Monday, March 04, 2013

Highest suicide rate in the world

I suppose it is very open to how statistics are interpreted, but the town of Nguiu on the northern Australian island of Bathurst Island is right up there, if not at the top of pile, in the suicide stakes and of course substance abuse. It is hardly welcome knowledge and perhaps we should just sit back, wring our hands and demand our government does something, as long as they don't spend too much of our money.

How depressing.

The Tiwi Islands are made up of  two main islands known as Melville Island and Bathurst Island and are populated by Tiwi indigenous Australians. The Tiwi are quite different to the mainland indigenous who live just a short sea trip away on mainland Australia in the Northern Territory.

With the local Tiwis speaking their own language and English as a second language, literacy was extremely low, as was numeracy, in what could be described as a quite dysfunctional society . But some good news. A highly motivated school principal, Peter McNamara, and the school board have made some very positive changes at Tiwi College.

Most of the students live far from schools and often struggled to attend, many not helped by their circumstances at home. Tiwi College was built with accommodation for students. They are ferried in Monday mornings and leave on Friday evenings. During the week they live in family group homes, with staff in parental roles, rather like a boarding school but somewhat more personal and family like. Naturally, school attendance is high with the students on site. While the students love the sport that is offered by the school, slowly but surely their school results are improving.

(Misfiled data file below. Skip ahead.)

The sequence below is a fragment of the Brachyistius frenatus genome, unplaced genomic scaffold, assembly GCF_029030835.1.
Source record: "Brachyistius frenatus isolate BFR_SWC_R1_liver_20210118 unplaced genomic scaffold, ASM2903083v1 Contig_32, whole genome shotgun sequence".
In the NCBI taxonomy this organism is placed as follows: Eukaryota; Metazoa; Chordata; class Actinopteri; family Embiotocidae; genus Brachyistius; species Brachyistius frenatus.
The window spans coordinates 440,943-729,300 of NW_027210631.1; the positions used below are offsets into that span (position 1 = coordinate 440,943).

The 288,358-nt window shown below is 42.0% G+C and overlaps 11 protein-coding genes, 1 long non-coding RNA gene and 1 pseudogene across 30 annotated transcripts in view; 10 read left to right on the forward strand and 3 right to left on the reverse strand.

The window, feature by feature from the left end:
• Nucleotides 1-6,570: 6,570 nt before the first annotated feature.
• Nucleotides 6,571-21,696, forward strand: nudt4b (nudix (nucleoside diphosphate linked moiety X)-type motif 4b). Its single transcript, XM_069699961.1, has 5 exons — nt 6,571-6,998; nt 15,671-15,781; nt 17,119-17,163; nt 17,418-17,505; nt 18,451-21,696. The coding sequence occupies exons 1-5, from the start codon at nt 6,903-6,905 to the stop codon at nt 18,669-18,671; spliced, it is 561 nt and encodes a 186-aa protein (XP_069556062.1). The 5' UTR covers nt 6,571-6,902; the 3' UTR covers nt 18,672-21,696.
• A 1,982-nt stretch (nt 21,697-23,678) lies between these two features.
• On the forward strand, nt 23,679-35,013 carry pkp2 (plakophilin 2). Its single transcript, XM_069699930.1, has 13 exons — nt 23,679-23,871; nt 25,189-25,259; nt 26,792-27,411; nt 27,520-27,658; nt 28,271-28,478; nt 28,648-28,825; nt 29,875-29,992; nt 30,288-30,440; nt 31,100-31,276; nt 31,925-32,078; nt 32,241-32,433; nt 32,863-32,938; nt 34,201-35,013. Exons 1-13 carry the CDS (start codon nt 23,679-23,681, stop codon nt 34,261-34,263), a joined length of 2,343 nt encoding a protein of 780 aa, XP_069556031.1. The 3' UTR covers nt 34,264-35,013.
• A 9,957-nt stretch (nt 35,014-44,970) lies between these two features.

Is it a bit mission like as when aborigines were taken in and educated? Perhaps, but it seems to be working. If the current generation of Tiwi are better educated and able to get decent jobs, no doubt the suicide and substance abuse problems will fall away.

I must say, while I knew the Tiwi Islands were off the coast of the Northern Territory and the a disproportionate number of fine Aussie Rules footballers come from there, I knew little else. Click on the map from Monash University to see where exactly the islands are.

4 comments:

  1. Thank heavens for people like Peter McNamara. I guess we get so caught up in our own privileged lives that we don't think about small communities like this.. très intéressant post Andrew, merci!

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    1. Grace, it was quite a heartening story.

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  2. Nice to see someone is doing something to further the education of the children. I had no idea those islands were up there.
    *shame*

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    1. It was interesting for me to learn too River.

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